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Google Maps is rolling out new features to help you avoid the crowds

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Nobody likes a crowd, especially with COVID-19 still lurking around and causing havoc wherever it goes. Fortunately for people who want to stay as far away from people as they possibly can, Google Maps is rolling out some new features to help stay away from them.

Google Maps is updating its ‘Busyness’ feature to help you avoid certain locations when they’re at their busiest. The app is also expanding its integrated curbside pickup feature, meaning you can also avoid people no matter how crowded a store is.

For those that don’t know, Google is able to keep a running tally on how many people are in a specific location at that moment. The figures aren’t always exact, but a mix of real-time and historical data means you can get a good idea of how crowded a place will be.

Google Maps screenshot showing busy areas on the map

(Image credit: Google)

The updated version of this is called "Area Busyness" and is set to roll out “in time for this holiday season.” The difference here is that Google Maps will now be able to tell you how busy an area or neighbourhood is, rather than specific businesses or locations.

Google Maps will highlight busy areas on the map, and flag any crowded locations if you drop a pin. Plus, like the original Busyness feature, there are graphs showing you how many people you can expect at any given time. That’s going to be especially useful with any in-person holiday shopping you need to do.

Google Maps screenshot showing integrated curbside pickup feature

(Image credit: Google)

Of course, if you have to go somewhere like the supermarket at busy times, it’s helpful to avoid having to go inside and join the fray. So, after initially trailing this feature with Fred Meyers stores in Portland, Oregon, curbside pickup is getting a much-needed rollout.

Pickup with Google Maps is now available with Kroger Family stores, including Kroger, Fry’s, Ralphs and Marianos in over 2,000 locations across 30 different states. This feature lets you place your order, and track its status from within Google Maps. You’re also able to send your ETA to the store so they can have your order ready when you arrive.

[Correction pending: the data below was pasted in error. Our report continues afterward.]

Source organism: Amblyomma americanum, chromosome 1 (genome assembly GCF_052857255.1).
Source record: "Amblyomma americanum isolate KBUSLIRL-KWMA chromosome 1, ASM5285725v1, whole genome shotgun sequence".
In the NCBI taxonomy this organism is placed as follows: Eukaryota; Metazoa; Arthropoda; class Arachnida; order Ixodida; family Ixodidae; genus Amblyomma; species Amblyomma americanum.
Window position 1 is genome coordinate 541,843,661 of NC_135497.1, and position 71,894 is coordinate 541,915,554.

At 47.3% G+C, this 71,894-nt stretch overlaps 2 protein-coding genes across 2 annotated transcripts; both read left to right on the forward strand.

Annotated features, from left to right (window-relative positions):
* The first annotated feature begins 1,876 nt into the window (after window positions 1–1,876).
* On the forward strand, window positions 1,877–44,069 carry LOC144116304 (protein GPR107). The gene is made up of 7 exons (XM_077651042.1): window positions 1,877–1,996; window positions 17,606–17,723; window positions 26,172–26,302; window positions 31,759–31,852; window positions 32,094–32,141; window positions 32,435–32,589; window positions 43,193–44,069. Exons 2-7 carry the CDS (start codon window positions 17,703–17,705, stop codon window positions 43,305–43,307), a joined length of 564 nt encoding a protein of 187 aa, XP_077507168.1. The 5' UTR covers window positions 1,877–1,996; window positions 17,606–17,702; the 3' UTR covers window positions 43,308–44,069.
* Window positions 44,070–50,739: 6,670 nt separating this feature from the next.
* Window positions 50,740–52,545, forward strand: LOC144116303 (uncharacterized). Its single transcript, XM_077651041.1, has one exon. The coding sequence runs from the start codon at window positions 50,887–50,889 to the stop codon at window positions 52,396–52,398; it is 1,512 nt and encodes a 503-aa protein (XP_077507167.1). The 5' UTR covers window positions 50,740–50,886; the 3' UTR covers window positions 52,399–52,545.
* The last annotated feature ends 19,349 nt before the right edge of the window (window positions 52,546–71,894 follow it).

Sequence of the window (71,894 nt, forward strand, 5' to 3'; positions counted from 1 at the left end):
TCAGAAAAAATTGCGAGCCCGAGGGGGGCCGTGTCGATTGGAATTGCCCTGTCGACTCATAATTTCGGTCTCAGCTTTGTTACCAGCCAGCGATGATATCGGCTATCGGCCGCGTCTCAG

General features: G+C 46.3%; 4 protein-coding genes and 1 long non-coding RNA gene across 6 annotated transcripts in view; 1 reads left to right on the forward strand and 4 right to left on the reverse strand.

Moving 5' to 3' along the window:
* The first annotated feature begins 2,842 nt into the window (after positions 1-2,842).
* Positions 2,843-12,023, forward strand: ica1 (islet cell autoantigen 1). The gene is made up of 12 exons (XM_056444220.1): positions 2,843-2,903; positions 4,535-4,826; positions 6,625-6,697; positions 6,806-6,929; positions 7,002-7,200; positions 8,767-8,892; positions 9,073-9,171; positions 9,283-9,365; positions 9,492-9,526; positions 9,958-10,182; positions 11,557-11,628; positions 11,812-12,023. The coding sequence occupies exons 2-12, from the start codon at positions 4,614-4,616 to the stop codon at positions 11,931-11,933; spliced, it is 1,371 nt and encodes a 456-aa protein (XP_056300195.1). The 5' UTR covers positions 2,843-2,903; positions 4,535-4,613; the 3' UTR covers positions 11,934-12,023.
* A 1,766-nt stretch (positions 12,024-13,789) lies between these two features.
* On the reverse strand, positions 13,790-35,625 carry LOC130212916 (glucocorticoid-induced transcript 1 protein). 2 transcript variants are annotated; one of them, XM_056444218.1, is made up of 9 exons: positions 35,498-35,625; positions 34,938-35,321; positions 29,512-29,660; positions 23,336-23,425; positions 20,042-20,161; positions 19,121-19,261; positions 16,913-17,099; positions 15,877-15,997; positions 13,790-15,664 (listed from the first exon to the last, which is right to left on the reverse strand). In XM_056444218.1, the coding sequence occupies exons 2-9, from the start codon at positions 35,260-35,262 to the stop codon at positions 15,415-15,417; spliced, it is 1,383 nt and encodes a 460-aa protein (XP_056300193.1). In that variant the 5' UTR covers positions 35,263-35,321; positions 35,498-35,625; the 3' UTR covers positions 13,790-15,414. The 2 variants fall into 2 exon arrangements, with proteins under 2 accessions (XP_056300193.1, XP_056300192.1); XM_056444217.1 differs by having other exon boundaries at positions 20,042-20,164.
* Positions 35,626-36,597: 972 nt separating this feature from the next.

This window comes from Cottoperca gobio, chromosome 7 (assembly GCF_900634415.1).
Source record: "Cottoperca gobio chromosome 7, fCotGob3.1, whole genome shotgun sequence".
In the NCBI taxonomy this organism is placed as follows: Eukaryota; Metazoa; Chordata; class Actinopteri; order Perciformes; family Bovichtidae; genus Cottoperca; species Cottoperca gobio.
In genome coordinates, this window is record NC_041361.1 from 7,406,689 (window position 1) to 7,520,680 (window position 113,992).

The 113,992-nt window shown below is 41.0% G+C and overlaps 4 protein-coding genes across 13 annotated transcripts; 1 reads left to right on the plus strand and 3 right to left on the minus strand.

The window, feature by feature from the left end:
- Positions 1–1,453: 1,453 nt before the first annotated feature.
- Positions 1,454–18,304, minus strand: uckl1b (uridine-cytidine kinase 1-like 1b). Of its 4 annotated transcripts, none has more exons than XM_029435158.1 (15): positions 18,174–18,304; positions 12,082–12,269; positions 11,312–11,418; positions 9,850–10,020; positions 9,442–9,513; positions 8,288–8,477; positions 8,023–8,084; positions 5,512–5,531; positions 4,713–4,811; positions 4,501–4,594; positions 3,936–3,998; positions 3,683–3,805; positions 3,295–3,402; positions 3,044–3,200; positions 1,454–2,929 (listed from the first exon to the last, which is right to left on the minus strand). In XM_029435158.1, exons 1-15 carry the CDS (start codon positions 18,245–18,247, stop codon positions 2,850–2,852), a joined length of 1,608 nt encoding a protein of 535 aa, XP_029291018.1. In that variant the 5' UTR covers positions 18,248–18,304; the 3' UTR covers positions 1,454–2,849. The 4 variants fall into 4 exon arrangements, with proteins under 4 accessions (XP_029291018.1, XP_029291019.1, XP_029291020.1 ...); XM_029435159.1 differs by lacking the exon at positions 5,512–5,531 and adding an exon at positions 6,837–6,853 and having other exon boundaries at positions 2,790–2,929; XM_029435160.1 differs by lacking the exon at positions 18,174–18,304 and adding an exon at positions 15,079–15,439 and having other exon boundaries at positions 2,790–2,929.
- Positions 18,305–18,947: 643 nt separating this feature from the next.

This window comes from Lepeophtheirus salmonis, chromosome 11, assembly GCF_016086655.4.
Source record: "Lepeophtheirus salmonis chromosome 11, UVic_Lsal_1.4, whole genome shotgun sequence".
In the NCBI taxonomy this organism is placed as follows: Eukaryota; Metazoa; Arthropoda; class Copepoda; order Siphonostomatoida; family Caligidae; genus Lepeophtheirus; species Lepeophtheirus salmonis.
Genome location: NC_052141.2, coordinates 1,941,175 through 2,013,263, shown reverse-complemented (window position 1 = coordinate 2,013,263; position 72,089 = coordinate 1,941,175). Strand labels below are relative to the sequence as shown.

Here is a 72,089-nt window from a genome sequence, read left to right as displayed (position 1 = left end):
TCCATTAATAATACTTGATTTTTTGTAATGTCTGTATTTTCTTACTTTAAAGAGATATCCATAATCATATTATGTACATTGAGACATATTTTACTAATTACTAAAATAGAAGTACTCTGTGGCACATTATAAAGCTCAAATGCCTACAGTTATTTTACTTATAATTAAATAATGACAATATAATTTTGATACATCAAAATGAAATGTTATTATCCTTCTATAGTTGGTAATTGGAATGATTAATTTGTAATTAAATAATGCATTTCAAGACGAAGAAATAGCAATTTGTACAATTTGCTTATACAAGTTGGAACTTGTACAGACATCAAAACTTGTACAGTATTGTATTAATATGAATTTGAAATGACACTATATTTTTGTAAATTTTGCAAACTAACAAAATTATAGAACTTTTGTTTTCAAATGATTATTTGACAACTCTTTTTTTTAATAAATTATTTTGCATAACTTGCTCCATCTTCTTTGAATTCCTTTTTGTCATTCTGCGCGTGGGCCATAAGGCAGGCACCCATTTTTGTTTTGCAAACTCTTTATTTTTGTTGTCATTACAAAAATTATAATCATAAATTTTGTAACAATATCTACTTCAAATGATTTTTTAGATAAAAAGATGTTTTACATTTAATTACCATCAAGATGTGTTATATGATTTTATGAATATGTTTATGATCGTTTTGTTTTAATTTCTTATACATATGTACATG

Apparently this has been quite successful, with Google claiming people that use this feature typically wait for less than five minutes.

Google Maps screenshot showing the new directory tab in action

(Image credit: Google)

But that’s not all that’s coming to Google Maps. The app is also expanding the Directory tab across the world, letting you find your way around larger buildings like malls, airports, and transit stations. That way you can see what stores and amenities are available and where they’re located.

Google Maps screenshot showing new price range feature on restaurant profile

(Image credit: Google)

Finally, a smaller feature involves crowdsourced data on how much restaurants are likely to cost. Because we all know where we eat very much depends on how much we can afford to pay. So Google Maps is updating its business pages to show price ranges for restaurants at a glance, including other important information like outdoor seating, delivery, curbside pickup, and so on.

That’s rolling out in the U.S. now, and should make it easier to figure out where you want to eat. Or which local restaurants let you order your food and avoid all the other patrons.

All of these features are pretty minor compared to Google Maps' main goal of getting you around, but they're the kind of features that give the app an advantage compared to competitors like Apple Maps or Waze. If you want to see what else Google Maps can do, be sure to check out our list of the best Google Maps tips and tricks, and give some of them a try. 

Tom Pritchard

Tom is the Tom's Guide's Automotive Editor, which means he can usually be found knee deep in stats the latest and best electric cars, or checking out some sort of driving gadget. It's long way from his days as editor of Gizmodo UK, when pretty much everything was on the table. He’s usually found trying to squeeze another giant Lego set onto the shelf, draining very large cups of coffee, or complaining that Ikea won’t let him buy the stuff he really needs online.